Our environment is everything we breathe, eat, see, hear, feel, use and touch. It’s the grass or dirt or concrete under our feet, the breeze bringing the smell of the sea, or the dump, or the fire.  It’s the sound of traffic, the river, the ocean waves, wind singing in the trees, or howling through wood shutters. The song of the Zenaida Dove “What am I to do”. The sound system that keeps you awake. It’s the smell of rain on a hot street or the roar of it on a zinc roof.  It’s the taste of the mango, just picked, the breadfruit roasted on charcoal, cool fresh clean water.  It is what is close to where we sleep, where we work, where we play. It is the quality of our lives.

If our water is tainted or our air is polluted, we become ill, if our soil is depleted, we go hungry.  If our mountains are denuded, we suffer from floods and mudslides, if our coastline is robbed of coral reefs and mangroves, storm surges inundate us.

So the environment is not a buzz word, really, it is an everyday reality for every single person alive.

Ecology is that relative of biology, dealing with the relationships and interactions between living things and their environment, including other living things. So if for example, you are studying a wetlands area, you would look at the food chain, and how all the animals and plants survive together. If healthy, they are in balance, no single organism proliferating at the expense of another, a successful ecosystem. Living things interact with their surroundings; a cactus in the desert may provide shelter and sustenance for birds and birds may disperse their seeds. The cactus impacts its environment by releasing water vapor and oxygen into the air around it which changes the composition of that air. If humans skew a balanced ecology by introducing or removing something the result can be disastrous. The study is ongoing and vital as humans are wholly reliant on ecological goods and services to survive.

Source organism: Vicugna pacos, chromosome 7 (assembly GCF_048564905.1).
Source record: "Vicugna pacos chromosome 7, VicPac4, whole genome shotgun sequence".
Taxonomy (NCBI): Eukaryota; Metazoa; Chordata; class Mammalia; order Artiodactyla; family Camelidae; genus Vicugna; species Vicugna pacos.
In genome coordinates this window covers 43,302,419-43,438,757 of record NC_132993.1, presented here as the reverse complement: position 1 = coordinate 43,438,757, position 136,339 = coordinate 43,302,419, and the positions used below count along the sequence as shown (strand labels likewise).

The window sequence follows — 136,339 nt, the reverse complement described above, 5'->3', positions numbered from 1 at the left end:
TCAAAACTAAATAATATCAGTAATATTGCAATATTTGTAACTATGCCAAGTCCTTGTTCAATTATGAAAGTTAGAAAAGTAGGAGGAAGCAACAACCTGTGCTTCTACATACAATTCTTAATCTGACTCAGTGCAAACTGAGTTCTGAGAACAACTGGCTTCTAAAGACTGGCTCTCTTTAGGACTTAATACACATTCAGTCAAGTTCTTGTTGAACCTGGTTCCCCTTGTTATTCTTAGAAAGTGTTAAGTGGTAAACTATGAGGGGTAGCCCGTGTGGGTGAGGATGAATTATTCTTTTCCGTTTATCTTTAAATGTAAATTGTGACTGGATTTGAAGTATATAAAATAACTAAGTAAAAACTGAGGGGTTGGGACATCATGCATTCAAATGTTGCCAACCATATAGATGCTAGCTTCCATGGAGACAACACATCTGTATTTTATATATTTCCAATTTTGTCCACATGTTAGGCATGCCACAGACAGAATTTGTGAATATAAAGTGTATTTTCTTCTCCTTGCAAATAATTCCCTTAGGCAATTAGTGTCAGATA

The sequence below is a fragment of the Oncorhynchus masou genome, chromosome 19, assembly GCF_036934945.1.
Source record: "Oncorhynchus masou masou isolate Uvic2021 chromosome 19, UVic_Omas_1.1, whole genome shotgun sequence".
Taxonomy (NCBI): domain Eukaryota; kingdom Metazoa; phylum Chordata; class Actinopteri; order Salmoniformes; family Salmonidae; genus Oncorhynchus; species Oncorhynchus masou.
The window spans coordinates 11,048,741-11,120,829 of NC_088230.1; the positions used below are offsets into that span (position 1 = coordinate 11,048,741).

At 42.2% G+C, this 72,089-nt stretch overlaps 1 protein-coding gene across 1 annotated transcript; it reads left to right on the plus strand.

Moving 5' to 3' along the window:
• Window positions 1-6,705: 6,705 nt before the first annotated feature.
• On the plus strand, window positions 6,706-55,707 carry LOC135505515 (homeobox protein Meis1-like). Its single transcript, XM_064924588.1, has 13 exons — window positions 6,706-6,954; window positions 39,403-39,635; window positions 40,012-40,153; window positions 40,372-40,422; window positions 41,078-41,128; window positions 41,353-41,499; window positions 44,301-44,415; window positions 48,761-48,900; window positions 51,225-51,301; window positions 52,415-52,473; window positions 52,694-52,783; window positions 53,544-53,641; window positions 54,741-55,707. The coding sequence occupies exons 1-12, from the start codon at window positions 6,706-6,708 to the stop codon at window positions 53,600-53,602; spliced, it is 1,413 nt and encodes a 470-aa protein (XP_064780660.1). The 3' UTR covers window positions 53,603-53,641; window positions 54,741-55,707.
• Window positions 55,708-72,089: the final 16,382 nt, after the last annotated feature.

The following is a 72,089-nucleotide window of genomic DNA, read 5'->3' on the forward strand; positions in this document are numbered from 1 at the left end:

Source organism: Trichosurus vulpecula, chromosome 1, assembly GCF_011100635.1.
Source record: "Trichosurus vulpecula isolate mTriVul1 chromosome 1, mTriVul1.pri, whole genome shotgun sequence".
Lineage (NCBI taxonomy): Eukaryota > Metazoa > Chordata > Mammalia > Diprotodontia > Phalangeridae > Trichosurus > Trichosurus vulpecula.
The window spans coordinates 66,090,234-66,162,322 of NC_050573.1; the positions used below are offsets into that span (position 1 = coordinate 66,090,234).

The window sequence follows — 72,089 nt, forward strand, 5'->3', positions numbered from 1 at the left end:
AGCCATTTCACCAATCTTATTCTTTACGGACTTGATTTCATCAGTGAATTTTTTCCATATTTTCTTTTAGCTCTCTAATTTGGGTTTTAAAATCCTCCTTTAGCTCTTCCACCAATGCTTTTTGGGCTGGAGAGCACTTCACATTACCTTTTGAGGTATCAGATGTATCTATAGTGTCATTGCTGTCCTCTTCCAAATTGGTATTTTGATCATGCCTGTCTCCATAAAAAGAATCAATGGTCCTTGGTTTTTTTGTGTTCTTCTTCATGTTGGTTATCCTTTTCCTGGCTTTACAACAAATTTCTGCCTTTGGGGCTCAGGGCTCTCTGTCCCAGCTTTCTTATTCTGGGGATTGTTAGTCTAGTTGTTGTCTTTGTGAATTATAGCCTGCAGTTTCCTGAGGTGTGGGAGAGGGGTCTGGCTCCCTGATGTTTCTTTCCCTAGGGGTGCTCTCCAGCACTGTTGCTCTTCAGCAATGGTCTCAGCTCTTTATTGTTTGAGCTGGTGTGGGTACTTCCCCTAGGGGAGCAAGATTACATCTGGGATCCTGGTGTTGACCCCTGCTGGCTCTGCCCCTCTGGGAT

Reported catches of Queen Conch and other species like the Spiny Lobster are already at “potentially unsustainable levels” in the Turks and Caicos Islands, says a 2016 report. (Photo: Fishinrules.com)

Sustainability is simply avoiding the depletion of natural resources, maintaining an ecological balance. It means choosing where and how one operates a business, a hotel, or our lives. It should not endanger the balance existing, and we should find out all we can before launching any endeavor. Two errors have emerged in scientific thought. The first is that ecosystem responses to human use are predictable and controllable; the second has been that human and natural systems can be treated independently. Scientists have discovered that neither of these is possible. Sustainability means that nothing is depleted or damaged, or that damage is not compounded, that in ten or twenty years the entity and its environment are not critically deteriorated.

Resilience is argued in a report by the Swedish government to the World Summit on Sustainable Development in Johannesburg in 2002. That concept, which is the capacity to buffer change, learn and develop, is still argued.  But thinking changes as learning advances and resilience has been demoted. Island and indigenous communities are often held up as examples of resilience, but it is now thought unfair that they take the full brunt of environmental change, the more so today with rising sea levels and the warming of our planet.